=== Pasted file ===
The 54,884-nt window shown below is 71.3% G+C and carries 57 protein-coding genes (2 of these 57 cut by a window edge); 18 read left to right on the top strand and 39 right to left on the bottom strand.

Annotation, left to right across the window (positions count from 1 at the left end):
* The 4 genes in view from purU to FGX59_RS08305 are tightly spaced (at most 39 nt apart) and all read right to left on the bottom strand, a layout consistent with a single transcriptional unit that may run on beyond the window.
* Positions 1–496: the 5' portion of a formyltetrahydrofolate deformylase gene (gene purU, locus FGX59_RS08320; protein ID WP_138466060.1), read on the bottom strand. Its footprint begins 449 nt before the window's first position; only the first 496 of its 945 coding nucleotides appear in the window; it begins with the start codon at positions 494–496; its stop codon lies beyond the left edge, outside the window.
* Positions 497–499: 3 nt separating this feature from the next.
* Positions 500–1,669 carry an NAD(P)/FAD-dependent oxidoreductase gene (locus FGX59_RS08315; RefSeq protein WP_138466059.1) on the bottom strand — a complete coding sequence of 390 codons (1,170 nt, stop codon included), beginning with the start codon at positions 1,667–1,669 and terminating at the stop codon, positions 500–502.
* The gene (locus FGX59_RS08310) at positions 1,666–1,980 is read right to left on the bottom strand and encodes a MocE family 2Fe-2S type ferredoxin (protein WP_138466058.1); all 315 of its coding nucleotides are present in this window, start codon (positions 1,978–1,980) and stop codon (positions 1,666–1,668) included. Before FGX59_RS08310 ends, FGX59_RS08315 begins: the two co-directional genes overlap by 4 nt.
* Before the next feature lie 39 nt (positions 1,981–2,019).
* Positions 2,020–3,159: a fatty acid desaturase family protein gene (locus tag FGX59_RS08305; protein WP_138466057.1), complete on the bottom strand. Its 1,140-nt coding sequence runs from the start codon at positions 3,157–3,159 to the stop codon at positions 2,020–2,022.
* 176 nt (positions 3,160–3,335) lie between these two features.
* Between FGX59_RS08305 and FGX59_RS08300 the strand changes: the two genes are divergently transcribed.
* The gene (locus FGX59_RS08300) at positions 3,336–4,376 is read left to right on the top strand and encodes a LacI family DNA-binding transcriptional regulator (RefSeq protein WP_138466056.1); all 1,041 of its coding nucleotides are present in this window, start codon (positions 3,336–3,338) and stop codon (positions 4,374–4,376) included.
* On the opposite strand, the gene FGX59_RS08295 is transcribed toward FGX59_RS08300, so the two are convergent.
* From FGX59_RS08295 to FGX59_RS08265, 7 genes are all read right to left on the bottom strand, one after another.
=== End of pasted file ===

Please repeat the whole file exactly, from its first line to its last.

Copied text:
The 54,884-nt window shown below is 71.3% G+C and carries 57 protein-coding genes (2 of these 57 cut by a window edge); 18 read left to right on the top strand and 39 right to left on the bottom strand.

Annotation, left to right across the window (positions count from 1 at the left end):
* The 4 genes in view from purU to FGX59_RS08305 are tightly spaced (at most 39 nt apart) and all read right to left on the bottom strand, a layout consistent with a single transcriptional unit that may run on beyond the window.
* Positions 1–496: the 5' portion of a formyltetrahydrofolate deformylase gene (gene purU, locus FGX59_RS08320; protein ID WP_138466060.1), read on the bottom strand. Its footprint begins 449 nt before the window's first position; only the first 496 of its 945 coding nucleotides appear in the window; it begins with the start codon at positions 494–496; its stop codon lies beyond the left edge, outside the window.
* Positions 497–499: 3 nt separating this feature from the next.
* Positions 500–1,669 carry an NAD(P)/FAD-dependent oxidoreductase gene (locus FGX59_RS08315; RefSeq protein WP_138466059.1) on the bottom strand — a complete coding sequence of 390 codons (1,170 nt, stop codon included), beginning with the start codon at positions 1,667–1,669 and terminating at the stop codon, positions 500–502.
* The gene (locus FGX59_RS08310) at positions 1,666–1,980 is read right to left on the bottom strand and encodes a MocE family 2Fe-2S type ferredoxin (protein WP_138466058.1); all 315 of its coding nucleotides are present in this window, start codon (positions 1,978–1,980) and stop codon (positions 1,666–1,668) included. Before FGX59_RS08310 ends, FGX59_RS08315 begins: the two co-directional genes overlap by 4 nt.
* Before the next feature lie 39 nt (positions 1,981–2,019).
* Positions 2,020–3,159: a fatty acid desaturase family protein gene (locus tag FGX59_RS08305; protein WP_138466057.1), complete on the bottom strand. Its 1,140-nt coding sequence runs from the start codon at positions 3,157–3,159 to the stop codon at positions 2,020–2,022.
* 176 nt (positions 3,160–3,335) lie between these two features.
* Between FGX59_RS08305 and FGX59_RS08300 the strand changes: the two genes are divergently transcribed.
* The gene (locus FGX59_RS08300) at positions 3,336–4,376 is read left to right on the top strand and encodes a LacI family DNA-binding transcriptional regulator (RefSeq protein WP_138466056.1); all 1,041 of its coding nucleotides are present in this window, start codon (positions 3,336–3,338) and stop codon (positions 4,374–4,376) included.
* On the opposite strand, the gene FGX59_RS08295 is transcribed toward FGX59_RS08300, so the two are convergent.
* From FGX59_RS08295 to FGX59_RS08265, 7 genes are all read right to left on the bottom strand, one after another.